Last week, University of Maryland Delta Gamma sorority member Rebecca Martinson's abusive, hostile, chapter-wide email rant exploded on the internet, perpetuating every negative stereotype about Greek life that you can think of. Martinson, who, berated her sisters for being "f-cking AWKWARD f-ggots," was apparently upset with the way the women of DG were carrying themselves during a weeklong Greek event with the men of Sigma Nu, and she reacted like a rage monster, to say the least:
"For those of you that have your heads stuck under rocks, which apparently is the majority of this chapter, we have been F-CKING UP in terms of night time events and general social interactions with Sigma Nu. I’ve been getting texts on texts about people LITERALLY being so f-cking AWKWARD and so f-cking BORING. If you’re reading this right now and saying to yourself 'But oh em gee [Rebecca], I’ve been having so much fun with my sisters this week!' then punch yourself in the face right now so that I don’t have to f-cking find you on campus to do it myself."
That's just a small excerpt of her long, homophobic, wildly inappropriate and abusive rampage, which went viral last week, so the sorority girl has reportedly resigned from the chapter, according to the Delta Gamma Facebook page:
"Delta Gamma has accepted the resignation of one of its members whose email relating to a social event has been widely distributed and publicized through social media and traditional media channels.
The tone and content of the email was highly inappropriate and unacceptable by any standard.
No matter who released it to the public or how it reached such a mass audience, the email content should not reflect on any sorority woman in general or any fraternal organization at large.
This is a regrettable action by a college junior – a personal email that is now on view for a global audience. And as all reasonable people can agree, this is an email that should never have been sent by its author. Period.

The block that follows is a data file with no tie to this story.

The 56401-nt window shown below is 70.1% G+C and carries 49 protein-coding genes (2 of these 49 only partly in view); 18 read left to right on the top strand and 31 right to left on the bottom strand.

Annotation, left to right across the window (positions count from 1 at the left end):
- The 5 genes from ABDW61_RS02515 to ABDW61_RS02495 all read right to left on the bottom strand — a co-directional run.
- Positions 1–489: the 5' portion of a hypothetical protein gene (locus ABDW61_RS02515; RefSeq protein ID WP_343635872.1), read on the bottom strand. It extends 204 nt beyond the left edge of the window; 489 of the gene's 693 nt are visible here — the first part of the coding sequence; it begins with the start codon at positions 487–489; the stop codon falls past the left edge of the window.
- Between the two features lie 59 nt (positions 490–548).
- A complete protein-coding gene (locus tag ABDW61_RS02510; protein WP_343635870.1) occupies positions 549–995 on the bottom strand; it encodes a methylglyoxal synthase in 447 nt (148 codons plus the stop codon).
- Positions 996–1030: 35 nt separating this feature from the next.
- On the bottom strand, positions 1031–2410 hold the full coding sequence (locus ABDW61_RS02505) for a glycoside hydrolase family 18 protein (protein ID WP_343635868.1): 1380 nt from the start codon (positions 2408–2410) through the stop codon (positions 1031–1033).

This email should not be depicted in any way as standard or routine or tied to any official sorority voice. It is not an official voice or message and should not be construed as such.
For the young woman who wrote it, we can only express our regret and concerns for landing notoriety in this manner.
We now consider this matter closed."
I'm the first to admit the email was horrendous, not to mention further confirmation that I made the right move to opt out of Greek life in college despite the fact that practically everyone in my immediate family was in a frat or sorority, but it's my hope that Martinson's whole life isn't destroyed by this single email.
For those of you who are out of college, think about this: did you ever do anything stupid during your undergrad days? Something shameful that you're not proud of? At the beginning of my junior year, I found myself in a grouchy mood and wrote an article for my college publication that offended so many people, some called for my resignation. I received email threats and was harassed and publicly shamed even by fellow staff members. It was tough, worst of all because I didn't feel everything I said I felt in my column. I remember thinking I was going to be punished forever for an article I wasn't particularly proud of, and that no one wanted to see me other than the girl who'd upset some folks with my 600-word article. None of the good work or highly lauded columns I'd produced mattered to anyone. A single article made them want to demonize me forever and be their punching bag anytime they needed someone to direct their anger at.
That was almost five years ago, but earlier this month, a colleague brought up the article I spent my final years of college trying to forget, as he'd heard about it from a mutual friend who'd been joking that I've been a huge firebrand since college. My demeanor immediately changed. I reacted with hostility and began to cry. Why did this single thing I did as a 20-year-old continue to follow me? I'd worked so hard to put it behind me, and others were still mocking me for it.
What I wrote was nothing like Martinson's email, which is most certainly unacceptable to send to anyone, let alone sorority sisters you supposedly love like family. Martinson should have known better than to talk like that and use slurs, but I don't think it was right of the internet to shame her in the way that it did, and I don't want her to think the rest of her life has to be defined by this single email. If anything, she knows to be more careful with the way she presents herself on social media and online, and hopefully she realizes there's more to life than a poorly executed Greek event.
She left the sorority, and she's doing the right thing by going dark. Once the dust settles, she should release a statement of apology, and hopefully she will be able to rebuild from there. You may not like her (she doesn't sound like someone I'd want to hang out with, and I'm certain I'm too "f-cking AWKWARD and boring" for her), but I don't think she should be punished forever for this, at least if she shows some remorse once the interwebs is finished chucking stones at her.
Agree or disagree? Let me know on Twitter: @LauraDonovanUA